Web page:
EFSF and the European Banking System

Around the time of the EU/IMF deal for Ireland, Patrick Honohan advocated that it would be more effective if the financial risks associated with fixing the Irish banking system could be shared across the European system, rather than just making ‘plain vanilla’ official loans to the Irish government.

In her Jackson Hole remarks, Christine Lagarde agrees:

Second, banks need urgent recapitalization. They must be strong enough to withstand the risks of sovereigns and weak growth. This is key to cutting the chains of contagion. If it is not addressed, we could easily see the further spread of economic weakness to core countries, or even a debilitating liquidity crisis. The most efficient solution would be mandatory substantial recapitalization—seeking private resources first, but using public funds if necessary. One option would be to mobilize EFSF or other European-wide funding to recapitalize banks directly, which would avoid placing even greater burdens on vulnerable sovereigns.

Today’s FT lead article also makes the same point  – but where the EFSF would guarantee funding lines for banks, rather than inject capital.

47 thoughts on “EFSF and the European Banking System”

  1. These are good proposals.

    While we’re thinking outside the box …

    In an Irish context, I would love to see EFSF provide a thirty year low interest loan to Anglo to pay off the ECB and the ELA debt? Then we restructure the promissory note to be a bullet bond that pays off in thirty years time.

    That could reduce annual Anglo-related payments to about a billion (3ish percent times of 30 billion) instead of the €3.1 billion scheduled into the middle of the next decade. Such a deal would also get the ECB off the Anglo hook and eliminate the unsightly ELA that was intended to be a short-term measure.

  2. Should you not recapitalize banks during the good times rather the the bad ?
    When banks recapitalize they give out less loans ,further reducing the credit money supply , further destroying their existing loans and the economy etc etc.

    Surely its best to divorce money from the loans and use it to rebuild the physical economy rather then a series of fictitious & fraudulent bank balance sheets.
    I find it amazing that these people think the economy is the banks rather then a mere utility servicing the real economy.
    They have got the entire money production / supply chain back to front….. they can’t be that stupid……….. they must have skin in the game of bank survival.

  3. and whilst we are at it, how about making banking sub debt work better ?
    1) An efficient trading and clearing platform/market venue that publishes prices etc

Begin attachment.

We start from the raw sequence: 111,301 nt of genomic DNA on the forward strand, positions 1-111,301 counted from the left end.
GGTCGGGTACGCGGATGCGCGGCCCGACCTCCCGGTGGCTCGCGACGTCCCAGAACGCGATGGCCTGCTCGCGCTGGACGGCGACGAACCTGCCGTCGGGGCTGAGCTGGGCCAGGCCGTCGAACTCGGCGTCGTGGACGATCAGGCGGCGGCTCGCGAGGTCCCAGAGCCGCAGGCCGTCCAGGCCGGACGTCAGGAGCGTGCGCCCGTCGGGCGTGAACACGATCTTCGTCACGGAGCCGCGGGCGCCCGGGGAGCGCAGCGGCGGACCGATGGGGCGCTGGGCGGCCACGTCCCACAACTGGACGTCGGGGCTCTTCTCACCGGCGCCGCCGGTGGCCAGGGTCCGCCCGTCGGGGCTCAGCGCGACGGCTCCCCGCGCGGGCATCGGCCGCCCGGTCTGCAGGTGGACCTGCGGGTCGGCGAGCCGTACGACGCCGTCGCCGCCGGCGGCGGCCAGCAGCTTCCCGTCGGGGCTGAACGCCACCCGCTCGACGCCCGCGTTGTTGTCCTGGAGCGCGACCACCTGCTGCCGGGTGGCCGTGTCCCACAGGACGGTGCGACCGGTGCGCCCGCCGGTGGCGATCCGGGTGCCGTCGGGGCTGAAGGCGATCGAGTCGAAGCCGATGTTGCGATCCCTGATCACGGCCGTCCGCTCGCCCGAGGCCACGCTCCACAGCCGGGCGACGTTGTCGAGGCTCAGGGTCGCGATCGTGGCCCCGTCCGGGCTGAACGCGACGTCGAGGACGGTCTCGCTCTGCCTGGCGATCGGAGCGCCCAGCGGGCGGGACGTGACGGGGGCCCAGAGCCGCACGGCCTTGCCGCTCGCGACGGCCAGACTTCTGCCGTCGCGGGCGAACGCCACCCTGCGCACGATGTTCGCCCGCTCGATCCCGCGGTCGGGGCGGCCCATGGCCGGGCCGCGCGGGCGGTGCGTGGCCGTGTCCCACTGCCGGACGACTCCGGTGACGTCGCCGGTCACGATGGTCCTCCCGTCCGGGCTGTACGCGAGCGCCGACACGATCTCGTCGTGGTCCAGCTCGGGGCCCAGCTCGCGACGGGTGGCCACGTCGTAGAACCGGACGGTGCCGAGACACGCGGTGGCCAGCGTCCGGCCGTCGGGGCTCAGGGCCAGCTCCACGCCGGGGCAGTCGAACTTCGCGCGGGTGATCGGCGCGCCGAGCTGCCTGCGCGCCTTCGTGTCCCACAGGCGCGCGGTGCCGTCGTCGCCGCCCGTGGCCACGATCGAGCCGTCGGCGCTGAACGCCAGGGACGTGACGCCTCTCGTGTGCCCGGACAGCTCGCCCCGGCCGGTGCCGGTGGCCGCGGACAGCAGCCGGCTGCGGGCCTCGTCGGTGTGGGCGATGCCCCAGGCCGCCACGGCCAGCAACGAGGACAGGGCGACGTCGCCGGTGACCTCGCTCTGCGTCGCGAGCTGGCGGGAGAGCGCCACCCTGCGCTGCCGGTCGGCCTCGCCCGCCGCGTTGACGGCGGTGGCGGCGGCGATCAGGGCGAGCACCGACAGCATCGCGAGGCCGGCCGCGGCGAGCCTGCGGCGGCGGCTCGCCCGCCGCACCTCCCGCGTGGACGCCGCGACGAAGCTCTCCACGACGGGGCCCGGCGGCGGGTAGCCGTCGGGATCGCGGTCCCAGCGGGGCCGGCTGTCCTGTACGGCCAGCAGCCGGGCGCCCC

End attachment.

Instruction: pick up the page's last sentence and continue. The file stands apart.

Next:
2) An EU wide standard resolution mechanism that allows for enforced cancellation/equity swap

    An active , liquid and healthy sub debt market should be one of the first barriers against bank failure.

  4. I mentioned here before that Daniel Gros and others called for an Europeanwide fund to support banks in early Oct 2008. European leaders such as Berlisconi were calling for it then. It is my opinion that such a fund providing loans as Karl described above would have kept Ireland from exiting the bond markets and having the IMF over. It meet most opposition from Ms. Merkel. So Mr. Honahan also made this point before the bailout and was obviously slapped down.
    Dr. Gros wisely pointed out at the time that the countries whose banks were not in seriuos trouble were opposing this kind of a fund for primarily selfish reasons. He actually predicited that if German banks shares fell by 30% we would see a change in attitude from the Germans.
    The German bank shares fell by, funnily enough, 30% this summer and we did see a change in attitude. The ESFS was quietly modified to allow recapitalisation of banks. I stand to be corrected, it seems states can get loans to recapitalise their banks with no 1. Harsh MOU conditions 2. Penalising interest rates. French bank shares have fallen by over 32%. Now the French and Ms. Lagarde are really pushing for a European wide rescue mechanism for the banks.
    There should be more private funds involved in a rescue fund for banks not a completely tax payer funded ESFS. When Long term capital management failed in the 90’s it was bailed out mainly by private funds from other financial institutions. The Federal Desposit Insurance Corporation in the Sates collects a levy from banks.

  5. Liquidity is based on the banks’ willingness to lend to each other – right?